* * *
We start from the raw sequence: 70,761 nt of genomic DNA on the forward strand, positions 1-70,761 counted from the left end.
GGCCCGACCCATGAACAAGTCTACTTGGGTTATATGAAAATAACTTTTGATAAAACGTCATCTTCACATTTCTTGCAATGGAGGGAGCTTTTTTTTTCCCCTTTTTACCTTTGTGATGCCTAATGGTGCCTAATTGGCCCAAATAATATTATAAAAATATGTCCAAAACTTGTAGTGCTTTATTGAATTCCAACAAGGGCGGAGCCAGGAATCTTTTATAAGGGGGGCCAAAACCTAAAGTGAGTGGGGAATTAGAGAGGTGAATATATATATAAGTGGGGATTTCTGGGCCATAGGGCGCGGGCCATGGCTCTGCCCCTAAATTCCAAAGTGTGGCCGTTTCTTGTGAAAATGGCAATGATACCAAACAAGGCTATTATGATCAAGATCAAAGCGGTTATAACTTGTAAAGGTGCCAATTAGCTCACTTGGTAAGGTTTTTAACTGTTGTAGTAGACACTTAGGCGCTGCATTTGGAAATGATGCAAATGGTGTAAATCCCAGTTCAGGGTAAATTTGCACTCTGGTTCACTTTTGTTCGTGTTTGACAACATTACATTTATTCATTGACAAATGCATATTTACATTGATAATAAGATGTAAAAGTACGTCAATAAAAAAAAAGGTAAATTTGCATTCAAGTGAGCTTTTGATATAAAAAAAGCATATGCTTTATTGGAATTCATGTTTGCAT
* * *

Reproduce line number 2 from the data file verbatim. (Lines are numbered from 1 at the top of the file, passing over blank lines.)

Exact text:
GGCCCGACCCATGAACAAGTCTACTTGGGTTATATGAAAATAACTTTTGATAAAACGTCATCTTCACATTTCTTGCAATGGAGGGAGCTTTTTTTTTCCCCTTTTTACCTTTGTGATGCCTAATGGTGCCTAATTGGCCCAAATAATATTATAAAAATATGTCCAAAACTTGTAGTGCTTTATTGAATTCCAACAAGGGCGGAGCCAGGAATCTTTTATAAGGGGGGCCAAAACCTAAAGTGAGTGGGGAATTAGAGAGGTGAATATATATATAAGTGGGGATTTCTGGGCCATAGGGCGCGGGCCATGGCTCTGCCCCTAAATTCCAAAGTGTGGCCGTTTCTTGTGAAAATGGCAATGATACCAAACAAGGCTATTATGATCAAGATCAAAGCGGTTATAACTTGTAAAGGTGCCAATTAGCTCACTTGGTAAGGTTTTTAACTGTTGTAGTAGACACTTAGGCGCTGCATTTGGAAATGATGCAAATGGTGTAAATCCCAGTTCAGGGTAAATTTGCACTCTGGTTCACTTTTGTTCGTGTTTGACAACATTACATTTATTCATTGACAAATGCATATTTACATTGATAATAAGATGTAAAAGTACGTCAATAAAAAAAAAGGTAAATTTGCATTCAAGTGAGCTTTTGATATAAAAAAAGCATATGCTTTATTGGAATTCATGTTTGCAT